The United States Constitution, James Madison argued, only works when people are spread-out geographically. Social media shrinks that distance. Here is a taste of political scientist Danielle Allen’s piece at The Washington Post.
When we teach constitutional history, we often teach the 10th essay — “Fed 10,” as it is known — to explain how the Constitution was designed to solve for faction. Madison argued that building a representative instead of a direct democracy would mitigate the problem.
Robust disagreement would always be part of any constitutional democracy, Madison argued. It is freedom’s necessary price. Tamping it out is not only impossible but undesirable. But reasonably public minded representatives would synthesize opinion from around the country. Coming together in Congress, they would refine public opinion and deliver a moderated, filtered version to steer the nation.
The notion that our representatives would serve as national shock absorbers sounds quaint. But even more important, it was only half of Madison’s argument. We neglect to teach the other half.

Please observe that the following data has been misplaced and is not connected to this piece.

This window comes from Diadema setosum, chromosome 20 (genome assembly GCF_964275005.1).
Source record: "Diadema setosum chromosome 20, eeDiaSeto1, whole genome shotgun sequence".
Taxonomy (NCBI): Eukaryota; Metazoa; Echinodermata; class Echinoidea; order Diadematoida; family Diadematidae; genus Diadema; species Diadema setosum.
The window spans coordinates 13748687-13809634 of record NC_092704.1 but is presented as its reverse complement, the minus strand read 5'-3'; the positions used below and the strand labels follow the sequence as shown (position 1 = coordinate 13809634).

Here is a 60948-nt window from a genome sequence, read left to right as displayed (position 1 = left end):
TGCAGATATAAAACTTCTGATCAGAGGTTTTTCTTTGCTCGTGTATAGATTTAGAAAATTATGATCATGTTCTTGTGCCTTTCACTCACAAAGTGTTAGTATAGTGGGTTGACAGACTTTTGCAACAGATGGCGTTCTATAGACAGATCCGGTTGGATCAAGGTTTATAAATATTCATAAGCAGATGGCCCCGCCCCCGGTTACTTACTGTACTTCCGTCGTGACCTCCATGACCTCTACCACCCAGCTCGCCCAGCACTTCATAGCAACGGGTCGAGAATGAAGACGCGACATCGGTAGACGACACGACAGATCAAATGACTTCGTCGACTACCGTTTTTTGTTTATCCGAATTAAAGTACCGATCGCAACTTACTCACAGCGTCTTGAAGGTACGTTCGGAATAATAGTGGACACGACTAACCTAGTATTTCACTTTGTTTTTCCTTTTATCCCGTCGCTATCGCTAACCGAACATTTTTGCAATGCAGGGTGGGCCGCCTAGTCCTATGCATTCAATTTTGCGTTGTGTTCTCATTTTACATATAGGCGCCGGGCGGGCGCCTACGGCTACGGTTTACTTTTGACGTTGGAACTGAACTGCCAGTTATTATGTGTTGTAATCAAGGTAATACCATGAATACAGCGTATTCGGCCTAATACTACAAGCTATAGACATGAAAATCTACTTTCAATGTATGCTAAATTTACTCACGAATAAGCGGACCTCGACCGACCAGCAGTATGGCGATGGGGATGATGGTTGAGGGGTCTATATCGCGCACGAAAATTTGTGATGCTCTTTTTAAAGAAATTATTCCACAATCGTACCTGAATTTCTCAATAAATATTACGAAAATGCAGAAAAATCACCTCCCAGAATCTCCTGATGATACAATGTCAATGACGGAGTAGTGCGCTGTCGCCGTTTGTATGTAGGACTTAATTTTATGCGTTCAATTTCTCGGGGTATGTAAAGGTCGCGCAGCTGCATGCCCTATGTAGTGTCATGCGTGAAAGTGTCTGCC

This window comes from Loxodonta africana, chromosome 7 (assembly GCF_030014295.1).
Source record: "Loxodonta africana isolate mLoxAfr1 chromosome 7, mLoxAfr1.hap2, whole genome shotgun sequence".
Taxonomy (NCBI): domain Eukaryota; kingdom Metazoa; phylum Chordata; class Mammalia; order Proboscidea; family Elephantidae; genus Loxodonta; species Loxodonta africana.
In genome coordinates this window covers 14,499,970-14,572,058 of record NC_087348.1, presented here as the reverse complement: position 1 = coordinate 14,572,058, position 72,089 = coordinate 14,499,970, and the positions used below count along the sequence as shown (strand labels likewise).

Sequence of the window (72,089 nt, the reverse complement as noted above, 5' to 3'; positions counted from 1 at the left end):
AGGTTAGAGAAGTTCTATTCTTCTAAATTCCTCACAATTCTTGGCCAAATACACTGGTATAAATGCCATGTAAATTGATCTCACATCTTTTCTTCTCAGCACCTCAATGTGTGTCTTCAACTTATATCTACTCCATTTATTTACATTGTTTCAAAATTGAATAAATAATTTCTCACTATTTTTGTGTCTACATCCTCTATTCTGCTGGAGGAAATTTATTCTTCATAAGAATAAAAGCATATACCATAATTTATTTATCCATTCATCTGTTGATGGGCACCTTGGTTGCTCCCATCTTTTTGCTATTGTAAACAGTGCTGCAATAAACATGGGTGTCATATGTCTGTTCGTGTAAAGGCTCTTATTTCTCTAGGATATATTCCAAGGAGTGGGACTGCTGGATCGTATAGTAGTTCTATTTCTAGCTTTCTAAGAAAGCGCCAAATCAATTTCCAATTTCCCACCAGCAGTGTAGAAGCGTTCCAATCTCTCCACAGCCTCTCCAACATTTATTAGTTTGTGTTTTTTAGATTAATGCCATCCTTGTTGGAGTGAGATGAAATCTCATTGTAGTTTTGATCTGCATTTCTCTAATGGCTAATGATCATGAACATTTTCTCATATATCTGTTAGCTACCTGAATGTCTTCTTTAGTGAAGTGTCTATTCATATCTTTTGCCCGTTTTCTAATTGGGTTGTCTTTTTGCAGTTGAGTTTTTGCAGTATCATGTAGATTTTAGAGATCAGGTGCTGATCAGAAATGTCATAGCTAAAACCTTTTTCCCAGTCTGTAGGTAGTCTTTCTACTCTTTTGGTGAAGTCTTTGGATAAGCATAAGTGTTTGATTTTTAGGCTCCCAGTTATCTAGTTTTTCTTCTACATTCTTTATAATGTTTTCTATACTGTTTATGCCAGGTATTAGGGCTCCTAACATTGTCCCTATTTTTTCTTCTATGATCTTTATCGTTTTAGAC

Madison also expected that the breadth of the new nation and geographic dispersal of its residents would themselves dampen the consequences of those robust disagreements.
“Extend the sphere [of the country] … and it will be more difficult for all who feel it to discover their own strength, and to act in unison with each other. … The influence of factious leaders may kindle a flame within their particular States, but will be unable to spread a general conflagration through the other States.”
Madison anticipated that the breadth of a broad republic — our very rivers and mountains — would protect against the formation of dangerous factions because it would be hard for people with extreme views to find each other and coordinate. Because of geographic dispersal, people would have to go through representatives to get their views into the public sphere. This would mitigate the impact of faction.
In short, geographic dispersal was an actual premise of the Constitution’s original design. It was a pillar undergirding the very viability of our system of representation.
No more. Madison couldn’t anticipate Facebook, and Facebook — with its historically unprecedented power to bind factions over great distances — knocked this pillar out from under us. In this sense, Facebook and the equally powerful social media platforms that followed it broke our democracy. They didn’t mean to. It’s like when your kid plays with a beach ball in the house and breaks your favorite lamp. But break it they did.
Now, the rest of us have to fix it.